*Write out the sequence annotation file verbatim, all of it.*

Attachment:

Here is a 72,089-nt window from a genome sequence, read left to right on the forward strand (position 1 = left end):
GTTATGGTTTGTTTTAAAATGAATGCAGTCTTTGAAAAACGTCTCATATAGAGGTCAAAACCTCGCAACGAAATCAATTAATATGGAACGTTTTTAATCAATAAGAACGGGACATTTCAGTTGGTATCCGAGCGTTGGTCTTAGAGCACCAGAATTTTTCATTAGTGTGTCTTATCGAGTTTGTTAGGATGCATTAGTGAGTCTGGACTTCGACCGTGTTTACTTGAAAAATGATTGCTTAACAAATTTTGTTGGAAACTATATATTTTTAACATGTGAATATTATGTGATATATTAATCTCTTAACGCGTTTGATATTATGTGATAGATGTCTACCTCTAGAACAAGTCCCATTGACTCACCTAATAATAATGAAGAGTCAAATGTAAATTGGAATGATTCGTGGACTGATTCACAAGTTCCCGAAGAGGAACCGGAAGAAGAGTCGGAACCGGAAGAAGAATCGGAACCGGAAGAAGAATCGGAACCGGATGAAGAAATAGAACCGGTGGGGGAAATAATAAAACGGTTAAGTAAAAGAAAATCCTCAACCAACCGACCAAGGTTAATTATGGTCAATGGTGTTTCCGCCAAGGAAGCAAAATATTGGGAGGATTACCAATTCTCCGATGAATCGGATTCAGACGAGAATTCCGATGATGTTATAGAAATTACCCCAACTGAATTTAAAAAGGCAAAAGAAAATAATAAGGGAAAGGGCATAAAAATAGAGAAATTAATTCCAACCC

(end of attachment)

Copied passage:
Here is a 72,089-nt window from a genome sequence, read left to right on the forward strand (position 1 = left end):
GTTATGGTTTGTTTTAAAATGAATGCAGTCTTTGAAAAACGTCTCATATAGAGGTCAAAACCTCGCAACGAAATCAATTAATATGGAACGTTTTTAATCAATAAGAACGGGACATTTCAGTTGGTATCCGAGCGTTGGTCTTAGAGCACCAGAATTTTTCATTAGTGTGTCTTATCGAGTTTGTTAGGATGCATTAGTGAGTCTGGACTTCGACCGTGTTTACTTGAAAAATGATTGCTTAACAAATTTTGTTGGAAACTATATATTTTTAACATGTGAATATTATGTGATATATTAATCTCTTAACGCGTTTGATATTATGTGATAGATGTCTACCTCTAGAACAAGTCCCATTGACTCACCTAATAATAATGAAGAGTCAAATGTAAATTGGAATGATTCGTGGACTGATTCACAAGTTCCCGAAGAGGAACCGGAAGAAGAGTCGGAACCGGAAGAAGAATCGGAACCGGAAGAAGAATCGGAACCGGATGAAGAAATAGAACCGGTGGGGGAAATAATAAAACGGTTAAGTAAAAGAAAATCCTCAACCAACCGACCAAGGTTAATTATGGTCAATGGTGTTTCCGCCAAGGAAGCAAAATATTGGGAGGATTACCAATTCTCCGATGAATCGGATTCAGACGAGAATTCCGATGATGTTATAGAAATTACCCCAACTGAATTTAAAAAGGCAAAAGAAAATAATAAGGGAAAGGGCATAAAAATAGAGAAATTAATTCCAACCC